News of the pounds 11.5bn Anglo-Irish tie-up sparked a bid-rumour feast in the sector which enlivened the quietest day of the year for the market.
One of the more intriguing whispers was that the deal might prompt Lloyds TSB, renowned for its acquisitive tendencies, to strike at A&L.
The prospect of a counterbid from Lloyds combined with the market's appreciation of the merger with BoI, up 51p to 1,283.5p, sent the A&L shares 59.5p higher at 929.5p.
Some cunning dealers think that Lloyds, down 4p to 864.5p, was waiting for a fall in A&L's share price to launch an offer and that the BoI deal might force it to put up or shut up.
The rationale behind this argument is simple enough. Some market watchers believe that the A&L-BoI fusion could act as a poison pill against potential bidders for the UK lender.
Apart from the size factor - the combined group would have a pounds 12.6bn market value - would-be predators are likely to be deterred by the new A&L's Irish exposure.
Ireland is a complex market, partly because it is in the European Union, and not many UK banks are willing to take the plunge.
Much better, according to this school of thought, to buy A&L when it is still a cheap'n'cheerful former building society. Others, however, pointed that if Lloyds was prevented from buying A&L by the rules protecting former mutuals until 2002, it could go for BoI.
Royal Bank of Scotland, 40p higher at 1,382p, and Barclays, down 1p at 1915p, were also mentioned as potential gatecrashers, although a merger between the two is still possible. Abbey National, up 4p to 1,301p was also in the frame.
Former building societies were in demand as A&L-BoI deal suggested that their takeover protection could be circumvented.
Halifax shot up 32.5p to 810.5p, while the Woolwich was 16p higher to 412.25p, as an array of takeover combinations were mooted. Two sector reviews by Goldman Sachs and WestLB Panmure also helped.
Legal & General, a rumoured Lloyds target, lost 9.25p to 178.5p as its suitor appeared to turn to other targets. However, volume was high and some big players still believe that L&G will be taken out soon. Norwich Union remained a bid target and put on 2.25p to 440p.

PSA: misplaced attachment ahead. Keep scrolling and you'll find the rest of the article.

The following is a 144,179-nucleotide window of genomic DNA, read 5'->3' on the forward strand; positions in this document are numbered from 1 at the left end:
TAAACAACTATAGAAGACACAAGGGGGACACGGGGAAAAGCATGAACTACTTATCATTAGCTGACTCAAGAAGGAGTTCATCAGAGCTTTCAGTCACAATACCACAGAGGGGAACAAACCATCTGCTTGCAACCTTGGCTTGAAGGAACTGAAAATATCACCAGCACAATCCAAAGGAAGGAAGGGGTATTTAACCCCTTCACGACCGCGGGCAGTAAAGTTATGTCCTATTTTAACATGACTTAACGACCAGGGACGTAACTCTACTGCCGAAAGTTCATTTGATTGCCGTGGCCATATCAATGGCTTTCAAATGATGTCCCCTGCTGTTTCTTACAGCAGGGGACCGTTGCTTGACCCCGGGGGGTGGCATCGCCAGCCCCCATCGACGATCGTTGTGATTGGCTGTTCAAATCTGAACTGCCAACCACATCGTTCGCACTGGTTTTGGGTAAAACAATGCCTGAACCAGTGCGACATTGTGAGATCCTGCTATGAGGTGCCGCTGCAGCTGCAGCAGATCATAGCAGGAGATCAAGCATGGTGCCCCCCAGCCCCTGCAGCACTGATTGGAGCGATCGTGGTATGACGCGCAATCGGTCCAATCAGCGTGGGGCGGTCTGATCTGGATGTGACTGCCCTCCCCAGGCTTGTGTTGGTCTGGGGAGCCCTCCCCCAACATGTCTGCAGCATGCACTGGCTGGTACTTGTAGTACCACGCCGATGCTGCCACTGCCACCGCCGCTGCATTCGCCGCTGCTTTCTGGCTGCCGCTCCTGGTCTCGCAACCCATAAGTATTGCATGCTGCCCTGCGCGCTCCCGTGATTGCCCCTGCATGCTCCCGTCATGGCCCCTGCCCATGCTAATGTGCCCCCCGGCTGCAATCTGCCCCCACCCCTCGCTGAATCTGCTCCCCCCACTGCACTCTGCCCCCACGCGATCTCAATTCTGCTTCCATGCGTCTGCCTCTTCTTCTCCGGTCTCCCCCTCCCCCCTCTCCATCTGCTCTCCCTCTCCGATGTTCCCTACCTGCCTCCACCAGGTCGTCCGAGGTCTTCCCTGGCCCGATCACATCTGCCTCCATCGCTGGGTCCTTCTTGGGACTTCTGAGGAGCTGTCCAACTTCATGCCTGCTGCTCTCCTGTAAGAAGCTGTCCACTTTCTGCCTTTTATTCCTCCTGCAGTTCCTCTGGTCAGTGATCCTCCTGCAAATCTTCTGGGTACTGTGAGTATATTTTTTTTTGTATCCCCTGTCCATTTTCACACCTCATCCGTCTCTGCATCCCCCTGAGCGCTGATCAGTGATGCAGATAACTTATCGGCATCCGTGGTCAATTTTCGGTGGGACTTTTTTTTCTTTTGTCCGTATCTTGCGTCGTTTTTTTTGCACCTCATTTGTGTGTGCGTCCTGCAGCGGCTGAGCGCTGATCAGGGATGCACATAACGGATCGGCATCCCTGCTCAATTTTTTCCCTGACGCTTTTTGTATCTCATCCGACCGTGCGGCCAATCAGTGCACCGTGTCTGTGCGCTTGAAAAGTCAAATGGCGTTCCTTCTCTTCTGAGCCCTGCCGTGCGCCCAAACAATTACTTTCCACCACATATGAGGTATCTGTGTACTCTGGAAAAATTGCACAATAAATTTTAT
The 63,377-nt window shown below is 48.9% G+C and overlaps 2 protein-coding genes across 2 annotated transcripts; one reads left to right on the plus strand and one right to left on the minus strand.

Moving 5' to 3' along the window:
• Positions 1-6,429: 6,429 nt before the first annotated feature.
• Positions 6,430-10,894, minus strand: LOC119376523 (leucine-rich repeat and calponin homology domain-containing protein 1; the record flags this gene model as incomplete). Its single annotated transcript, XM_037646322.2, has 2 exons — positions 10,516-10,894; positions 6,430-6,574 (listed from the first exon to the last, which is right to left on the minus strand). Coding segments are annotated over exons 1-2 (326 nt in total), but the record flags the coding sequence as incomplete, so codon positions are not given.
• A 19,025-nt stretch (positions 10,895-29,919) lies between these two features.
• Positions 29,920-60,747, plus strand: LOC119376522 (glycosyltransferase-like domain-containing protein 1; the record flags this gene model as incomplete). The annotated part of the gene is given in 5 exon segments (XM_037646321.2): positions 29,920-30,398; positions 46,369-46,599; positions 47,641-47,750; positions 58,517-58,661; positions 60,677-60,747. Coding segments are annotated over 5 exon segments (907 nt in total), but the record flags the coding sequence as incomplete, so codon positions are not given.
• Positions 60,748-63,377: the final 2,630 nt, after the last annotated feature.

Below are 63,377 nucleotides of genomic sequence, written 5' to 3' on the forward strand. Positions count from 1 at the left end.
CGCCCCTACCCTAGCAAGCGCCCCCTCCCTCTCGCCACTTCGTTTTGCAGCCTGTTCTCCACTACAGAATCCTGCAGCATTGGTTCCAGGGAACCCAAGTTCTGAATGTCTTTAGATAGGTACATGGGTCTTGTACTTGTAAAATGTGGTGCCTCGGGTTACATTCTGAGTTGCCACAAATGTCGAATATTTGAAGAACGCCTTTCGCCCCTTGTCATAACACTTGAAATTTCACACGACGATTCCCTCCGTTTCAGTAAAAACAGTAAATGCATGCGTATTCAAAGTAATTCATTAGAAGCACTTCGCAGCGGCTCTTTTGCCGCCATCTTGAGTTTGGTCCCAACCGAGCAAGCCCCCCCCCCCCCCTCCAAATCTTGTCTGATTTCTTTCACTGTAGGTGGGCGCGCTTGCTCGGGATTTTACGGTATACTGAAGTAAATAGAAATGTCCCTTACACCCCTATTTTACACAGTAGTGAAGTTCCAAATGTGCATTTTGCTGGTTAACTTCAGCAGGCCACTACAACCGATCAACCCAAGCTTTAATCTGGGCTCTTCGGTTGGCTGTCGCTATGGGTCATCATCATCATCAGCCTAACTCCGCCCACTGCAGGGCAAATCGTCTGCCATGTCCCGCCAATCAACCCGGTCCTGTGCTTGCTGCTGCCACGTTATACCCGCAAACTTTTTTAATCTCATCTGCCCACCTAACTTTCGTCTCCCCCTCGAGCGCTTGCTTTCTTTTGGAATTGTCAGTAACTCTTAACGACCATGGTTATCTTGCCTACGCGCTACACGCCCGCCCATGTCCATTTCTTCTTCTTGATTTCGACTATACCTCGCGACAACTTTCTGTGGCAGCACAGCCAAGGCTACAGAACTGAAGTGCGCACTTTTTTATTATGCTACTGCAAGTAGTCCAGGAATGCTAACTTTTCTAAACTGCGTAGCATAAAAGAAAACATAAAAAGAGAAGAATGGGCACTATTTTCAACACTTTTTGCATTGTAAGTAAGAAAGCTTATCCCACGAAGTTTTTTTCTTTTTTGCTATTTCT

The financials' frenzy was completed by Independent Insurance which rose 16p to 285p on the return of vague takeover speculation.
The rest of the market had a boring day. The FTSE 100 closed 31 lower at 6,322.1 after a weak start in the Dow reversed the banks-inspired rally.
Holidays in Europe and a lacklustre Wall Street deprived London of any direction, and volume was the lowest since the start of the year. The undercard barely moved, with the mid cap ending down 8.2 to 5,710.1 and the Small Cap rising a tiny 4.4 to 2,570.5.
Rank was subjected to rehashed bid rumours. The troubled leisure group rose in the morning on talk that venture capitalist Cinven was interested. However, the story looked short of breath by the afternoon and Rank settled 2p lower at 232p.
Carlton beamed 25.5p higher at 553.5p as Merrill Lynch said "buy" and targeted 650p. The decision to give away the OnDigital TV kit also helped. Co-owner Granada jumped 19p to 1,238p.
The decoder-maker Pace Micro Technology buzzed 12p higher to a 12-month peak of 199.5p. The oils rose smoothly after broker BT Alex.Brown went bullish on the crude price and the UK majors. Shell drilled a 15p advance to 460p amid continued talk of a strike at BG, down 0.75p at 358p. BP Amoco advanced 11p to 1,149.5p.
Centrica motored 4.25p ahead to 127p amid speculation that it might bid for Green Flag, to be sold by owner Cendant, as well as the AA.
United News & Media firmed 16p to 678p after a rumoured approach by the Barclay brothers for its Express newspapers.
BT was off the hook, falling 57p to 1,080p as the market was frightened by talk of free Internet calls. However, the phone giant's link-up with Photo-Me to plug the Net into photo-booths helped the picture company soar 131.5p to a best-ever 702.5p. TownPages, a US-based Internet group, could soon provide some competition for the new venture.
Glaxo Wellcome lost a sickly 84p to 1,732p as broker Sutherlands downgraded following last week's lukewarm trading update.
Smaller rival Medeva injected 4.5p to 110p into its depressed share price after predicting an end to its profits decline. The biotech group SkyePharma rose 4.5p to 59.5p after the US launch of one of its star products.
The plant hirer Hewden-Stuart collapsed 19.5p to 136p after a surprise profit warning. WH Smith shed 32.5p to 639.5p. The market believes that paying 525p a share for publisher Hodder Headline - up 147.5p to 515p - is too much.
Among the small cappers, Royal Doulton rose 18.5p to 135p on returning talk of an overseas strike, while Baltimore, the old Zergo, spiked 32.5p up to a record 867.5p on talk of a big US contract win.
The engineer GEI lost 3.5p to 23.5p as dealers feared more bad accounting news.
The builder YJ Lovell crumbled 1.75p to 14p after selling its social housing unit to rival Morgan Sindall for just pounds 15m.
SEAQ VOLUME: 811 million
SEAQ TRADES: 66,415
GILTS INDEX: 107.96 +0.15
ARTHUR SHAW, a cash shell, yesterday moved from building materials to music on the web in one clean swoop. The stock soared over 113 per cent to 4p after the company bought a music Internet business from the multimillionaire impresario Bryan Morrison - the man behind Elton John and Pink Floyd. The all-share deal will enable Shaw to pipe live pop concerts on the Net, giving it a key presence in the burgeoning on-line music market.
GOOD NEWS for the top executives at ERA Group. The owner of the Beatties toy shop chain rose 1.5p to 9.25p as speculative buyers moved in. If the stock stays here for another couple of weeks, chief executive David Wood, finance director Andrew Mallet and marketing head Nigel Cliffe will share a bonus of over pounds 200,000 in shares. The awards are part of an unusual scheme to base executives' rewards on the group's market value.